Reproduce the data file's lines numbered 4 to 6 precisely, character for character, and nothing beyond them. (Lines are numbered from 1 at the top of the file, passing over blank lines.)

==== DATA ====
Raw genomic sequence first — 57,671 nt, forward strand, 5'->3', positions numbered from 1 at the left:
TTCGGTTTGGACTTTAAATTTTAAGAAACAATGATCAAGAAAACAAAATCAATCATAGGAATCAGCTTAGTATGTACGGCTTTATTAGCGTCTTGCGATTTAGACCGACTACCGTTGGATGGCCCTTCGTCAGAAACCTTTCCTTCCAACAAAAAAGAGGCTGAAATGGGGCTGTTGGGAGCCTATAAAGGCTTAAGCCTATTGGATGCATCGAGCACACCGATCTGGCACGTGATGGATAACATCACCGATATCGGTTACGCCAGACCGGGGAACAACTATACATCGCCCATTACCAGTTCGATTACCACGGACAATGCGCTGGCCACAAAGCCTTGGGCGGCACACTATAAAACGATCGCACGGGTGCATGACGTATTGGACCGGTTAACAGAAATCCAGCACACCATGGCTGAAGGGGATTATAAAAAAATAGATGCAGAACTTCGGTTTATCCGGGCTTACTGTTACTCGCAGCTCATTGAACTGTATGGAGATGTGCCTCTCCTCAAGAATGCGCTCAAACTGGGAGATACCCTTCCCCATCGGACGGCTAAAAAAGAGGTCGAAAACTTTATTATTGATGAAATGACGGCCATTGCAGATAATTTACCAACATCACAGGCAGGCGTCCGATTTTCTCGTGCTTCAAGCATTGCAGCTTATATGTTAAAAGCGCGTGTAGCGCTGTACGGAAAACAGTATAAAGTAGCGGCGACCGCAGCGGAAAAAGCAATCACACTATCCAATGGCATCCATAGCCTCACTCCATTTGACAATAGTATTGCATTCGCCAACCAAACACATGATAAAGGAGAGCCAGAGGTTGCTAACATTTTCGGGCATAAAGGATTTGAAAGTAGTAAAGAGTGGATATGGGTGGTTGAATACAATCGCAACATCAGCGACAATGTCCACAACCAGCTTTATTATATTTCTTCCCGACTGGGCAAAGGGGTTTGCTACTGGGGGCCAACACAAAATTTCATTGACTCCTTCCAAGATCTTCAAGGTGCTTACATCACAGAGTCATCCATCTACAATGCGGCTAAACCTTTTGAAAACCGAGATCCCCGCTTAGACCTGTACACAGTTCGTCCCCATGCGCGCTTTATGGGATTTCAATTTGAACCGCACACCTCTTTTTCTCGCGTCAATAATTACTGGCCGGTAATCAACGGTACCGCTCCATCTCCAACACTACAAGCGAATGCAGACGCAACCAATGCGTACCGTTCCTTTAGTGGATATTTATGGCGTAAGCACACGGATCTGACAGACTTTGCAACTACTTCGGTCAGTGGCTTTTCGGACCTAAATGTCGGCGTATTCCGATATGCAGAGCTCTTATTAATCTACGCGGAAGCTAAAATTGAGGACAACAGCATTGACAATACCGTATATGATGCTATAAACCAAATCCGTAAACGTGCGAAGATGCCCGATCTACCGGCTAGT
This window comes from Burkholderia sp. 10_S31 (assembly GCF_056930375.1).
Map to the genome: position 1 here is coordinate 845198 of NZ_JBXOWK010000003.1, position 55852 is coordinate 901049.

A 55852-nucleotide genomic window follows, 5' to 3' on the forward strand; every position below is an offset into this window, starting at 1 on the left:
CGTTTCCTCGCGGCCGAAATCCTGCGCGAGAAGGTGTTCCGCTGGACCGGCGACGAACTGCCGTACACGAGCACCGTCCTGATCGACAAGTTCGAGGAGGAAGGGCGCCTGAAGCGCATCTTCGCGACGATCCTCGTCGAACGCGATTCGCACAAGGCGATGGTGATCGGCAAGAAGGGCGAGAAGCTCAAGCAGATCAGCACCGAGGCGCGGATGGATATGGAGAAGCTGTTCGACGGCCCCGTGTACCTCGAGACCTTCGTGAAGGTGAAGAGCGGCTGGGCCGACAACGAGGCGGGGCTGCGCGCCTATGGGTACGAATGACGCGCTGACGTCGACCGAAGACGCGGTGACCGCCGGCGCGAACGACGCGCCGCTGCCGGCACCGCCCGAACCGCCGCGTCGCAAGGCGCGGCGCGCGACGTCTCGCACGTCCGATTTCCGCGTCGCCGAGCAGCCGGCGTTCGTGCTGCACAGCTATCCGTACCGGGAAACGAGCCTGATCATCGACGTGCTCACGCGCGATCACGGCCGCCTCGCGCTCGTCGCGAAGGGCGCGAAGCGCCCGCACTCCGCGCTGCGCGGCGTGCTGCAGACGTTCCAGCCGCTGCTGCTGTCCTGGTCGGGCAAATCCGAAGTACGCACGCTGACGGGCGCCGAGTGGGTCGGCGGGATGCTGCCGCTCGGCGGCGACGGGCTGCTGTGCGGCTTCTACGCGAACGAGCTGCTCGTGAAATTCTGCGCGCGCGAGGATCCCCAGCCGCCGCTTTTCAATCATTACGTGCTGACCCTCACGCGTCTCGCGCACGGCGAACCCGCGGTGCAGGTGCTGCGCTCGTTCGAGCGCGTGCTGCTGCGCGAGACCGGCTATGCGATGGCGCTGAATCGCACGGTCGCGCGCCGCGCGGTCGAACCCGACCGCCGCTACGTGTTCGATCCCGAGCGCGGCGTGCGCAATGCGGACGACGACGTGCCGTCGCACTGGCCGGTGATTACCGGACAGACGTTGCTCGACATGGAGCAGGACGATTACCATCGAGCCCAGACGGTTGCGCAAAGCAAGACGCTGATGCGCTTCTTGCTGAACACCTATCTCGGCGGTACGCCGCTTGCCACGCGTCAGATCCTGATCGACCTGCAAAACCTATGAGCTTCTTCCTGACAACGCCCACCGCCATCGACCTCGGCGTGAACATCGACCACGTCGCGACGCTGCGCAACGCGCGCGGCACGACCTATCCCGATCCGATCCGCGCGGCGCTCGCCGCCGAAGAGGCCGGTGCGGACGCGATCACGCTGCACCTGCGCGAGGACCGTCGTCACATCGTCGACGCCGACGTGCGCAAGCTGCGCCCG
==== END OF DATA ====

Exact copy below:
Map to the genome: position 1 here is coordinate 845198 of NZ_JBXOWK010000003.1, position 55852 is coordinate 901049.

A 55852-nucleotide genomic window follows, 5' to 3' on the forward strand; every position below is an offset into this window, starting at 1 on the left:
CGTTTCCTCGCGGCCGAAATCCTGCGCGAGAAGGTGTTCCGCTGGACCGGCGACGAACTGCCGTACACGAGCACCGTCCTGATCGACAAGTTCGAGGAGGAAGGGCGCCTGAAGCGCATCTTCGCGACGATCCTCGTCGAACGCGATTCGCACAAGGCGATGGTGATCGGCAAGAAGGGCGAGAAGCTCAAGCAGATCAGCACCGAGGCGCGGATGGATATGGAGAAGCTGTTCGACGGCCCCGTGTACCTCGAGACCTTCGTGAAGGTGAAGAGCGGCTGGGCCGACAACGAGGCGGGGCTGCGCGCCTATGGGTACGAATGACGCGCTGACGTCGACCGAAGACGCGGTGACCGCCGGCGCGAACGACGCGCCGCTGCCGGCACCGCCCGAACCGCCGCGTCGCAAGGCGCGGCGCGCGACGTCTCGCACGTCCGATTTCCGCGTCGCCGAGCAGCCGGCGTTCGTGCTGCACAGCTATCCGTACCGGGAAACGAGCCTGATCATCGACGTGCTCACGCGCGATCACGGCCGCCTCGCGCTCGTCGCGAAGGGCGCGAAGCGCCCGCACTCCGCGCTGCGCGGCGTGCTGCAGACGTTCCAGCCGCTGCTGCTGTCCTGGTCGGGCAAATCCGAAGTACGCACGCTGACGGGCGCCGAGTGGGTCGGCGGGATGCTGCCGCTCGGCGGCGACGGGCTGCTGTGCGGCTTCTACGCGAACGAGCTGCTCGTGAAATTCTGCGCGCGCGAGGATCCCCAGCCGCCGCTTTTCAATCATTACGTGCTGACCCTCACGCGTCTCGCGCACGGCGAACCCGCGGTGCAGGTGCTGCGCTCGTTCGAGCGCGTGCTGCTGCGCGAGACCGGCTATGCGATGGCGCTGAATCGCACGGTCGCGCGCCGCGCGGTCGAACCCGACCGCCGCTACGTGTTCGATCCCGAGCGCGGCGTGCGCAATGCGGACGACGACGTGCCGTCGCACTGGCCGGTGATTACCGGACAGACGTTGCTCGACATGGAGCAGGACGATTACCATCGAGCCCAGACGGTTGCGCAAAGCAAGACGCTGATGCGCTTCTTGCTGAACACCTATCTCGGCGGTACGCCGCTTGCCACGCGTCAGATCCTGATCGACCTGCAAAACCTATGAGCTTCTTCCTGACAACGCCCACCGCCATCGACCTCGGCGTGAACATCGACCACGTCGCGACGCTGCGCAACGCGCGCGGCACGACCTATCCCGATCCGATCCGCGCGGCGCTCGCCGCCGAAGAGGCCGGTGCGGACGCGATCACGCTGCACCTGCGCGAGGACCGTCGTCACATCGTCGACGCCGACGTGCGCAAGCTGCGCCCG